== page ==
Video Producer: Maaz Hasan
Video Editor: Puneet Bhatia
"Our houses have been destroyed. Our food grains have all been ruined. We were neither able to save our food grains nor our cattle," says an old man who was rescued by Abdur Rehman in Pakistan's Punjab province.
A third of Pakistan is reeling under the worst flood it has seen in its recent history. Over 1,200 people have lost their lives and another 33 million people have been affected.
Torrential rains triggering the overflow of Indus river have washed away thousands of houses. Punjab, Sindh, Khyber Pakhtunkhwa, and Balochistan are the worst affected provinces.
Many individuals and NGOs like Al Khidmat Foundation have come forward to try and help the victims of the flood.
"We are near Nari Junubi and Shumali village in Punjab's Dera Ghazi Khan district. Over here, 98% of the area is inundated. The situation over here is that we have rescued elderly citizens and cattle. We have taken out belongings of the people. Disaster relief work needs to be done here. We are working as much as possible to help elderly people, children, and mothers."Abdur Rehman, Relief & Rescue Volunteer
Hilly areas of Balochistan have also been badly affected where several houses were destroyed by the flood.
We were unable to understand the situation in Balochistan because several areas in the province are remotely located. I went to a village in Muslim Bagh district in Balochistan to see the amount of damage done by the flood.
Only 45 minutes drive from the main city of Muslim Bagh, and there was no mobile network in the village and conditions of the houses were telling a story of destruction.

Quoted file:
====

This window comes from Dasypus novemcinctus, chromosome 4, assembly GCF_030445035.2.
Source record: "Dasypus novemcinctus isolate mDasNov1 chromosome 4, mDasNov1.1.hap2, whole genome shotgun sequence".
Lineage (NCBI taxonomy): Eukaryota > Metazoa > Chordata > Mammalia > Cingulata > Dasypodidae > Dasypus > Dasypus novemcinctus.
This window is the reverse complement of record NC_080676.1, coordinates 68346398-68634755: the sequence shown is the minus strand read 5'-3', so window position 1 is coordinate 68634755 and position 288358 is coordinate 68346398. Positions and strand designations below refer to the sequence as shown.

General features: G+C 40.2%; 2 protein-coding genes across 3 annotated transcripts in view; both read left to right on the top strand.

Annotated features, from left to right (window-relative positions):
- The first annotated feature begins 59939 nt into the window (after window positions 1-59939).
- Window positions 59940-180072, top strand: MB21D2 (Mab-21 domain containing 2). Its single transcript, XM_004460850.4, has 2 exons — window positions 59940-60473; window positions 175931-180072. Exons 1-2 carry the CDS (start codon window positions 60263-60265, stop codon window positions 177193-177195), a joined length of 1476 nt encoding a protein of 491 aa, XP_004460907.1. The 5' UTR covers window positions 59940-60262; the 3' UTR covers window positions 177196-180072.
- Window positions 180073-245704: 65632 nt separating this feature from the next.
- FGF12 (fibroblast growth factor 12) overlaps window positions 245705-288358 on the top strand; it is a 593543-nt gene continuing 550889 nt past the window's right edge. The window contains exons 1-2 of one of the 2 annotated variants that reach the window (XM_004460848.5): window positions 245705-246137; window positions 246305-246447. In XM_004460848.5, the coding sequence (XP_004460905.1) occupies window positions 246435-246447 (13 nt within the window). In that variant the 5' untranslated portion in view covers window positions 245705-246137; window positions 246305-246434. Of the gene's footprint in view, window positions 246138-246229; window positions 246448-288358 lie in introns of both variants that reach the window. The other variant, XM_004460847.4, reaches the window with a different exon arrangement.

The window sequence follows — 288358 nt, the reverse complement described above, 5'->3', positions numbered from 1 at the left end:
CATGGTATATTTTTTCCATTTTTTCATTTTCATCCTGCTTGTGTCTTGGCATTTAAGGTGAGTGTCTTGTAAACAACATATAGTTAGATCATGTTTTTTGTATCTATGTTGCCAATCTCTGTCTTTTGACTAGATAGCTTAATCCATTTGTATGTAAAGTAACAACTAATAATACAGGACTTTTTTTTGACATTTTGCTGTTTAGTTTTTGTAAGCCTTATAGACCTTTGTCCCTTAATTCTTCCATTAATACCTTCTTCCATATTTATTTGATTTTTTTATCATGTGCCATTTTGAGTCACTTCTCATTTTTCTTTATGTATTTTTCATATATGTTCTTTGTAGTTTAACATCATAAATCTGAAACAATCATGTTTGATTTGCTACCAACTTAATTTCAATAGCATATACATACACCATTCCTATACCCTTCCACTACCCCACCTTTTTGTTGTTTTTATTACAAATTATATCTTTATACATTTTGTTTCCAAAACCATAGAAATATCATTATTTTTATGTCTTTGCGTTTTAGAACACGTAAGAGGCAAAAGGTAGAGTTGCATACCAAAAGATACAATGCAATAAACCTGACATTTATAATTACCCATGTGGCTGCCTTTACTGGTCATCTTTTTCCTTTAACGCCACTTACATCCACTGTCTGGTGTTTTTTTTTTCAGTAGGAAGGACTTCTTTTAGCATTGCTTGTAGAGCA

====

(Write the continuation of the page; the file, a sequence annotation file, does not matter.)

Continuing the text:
"We are at a remote village of Muslim Bagh (in Balochistan) which is known as Urgus. This area is surrounded by mountains. All the villages that were situated in the valley of these mountains have been washed away. Some water did go into the rivers but most of it has destroyed houses. Villagers got only 5 minutes to escape with their family. The farms are under 4-5 feet of water as well. Belongings of these people have also been washed away by water."Dr Mushtaq Mangat, Al Khidmat Foundation, Pakistan
"The village is at an altitude around 6,000-7,000 feet. We were already feeling cold in the weather so when winter arrives, it would be chilling. We are requesting the government and our friends to help us so that we can help these victims. We are doing whatever we can. These people are strong, god willing, they would be able to start their lives all over again," Dr Mangat said.
(All 'My Report' branded stories are submitted by citizen journalists to The Quint. Though The Quint inquires into the claims/allegations from all parties before publishing, the report and the views expressed above are the citizen journalist's own. The Quint neither endorses, nor is responsible for the same.)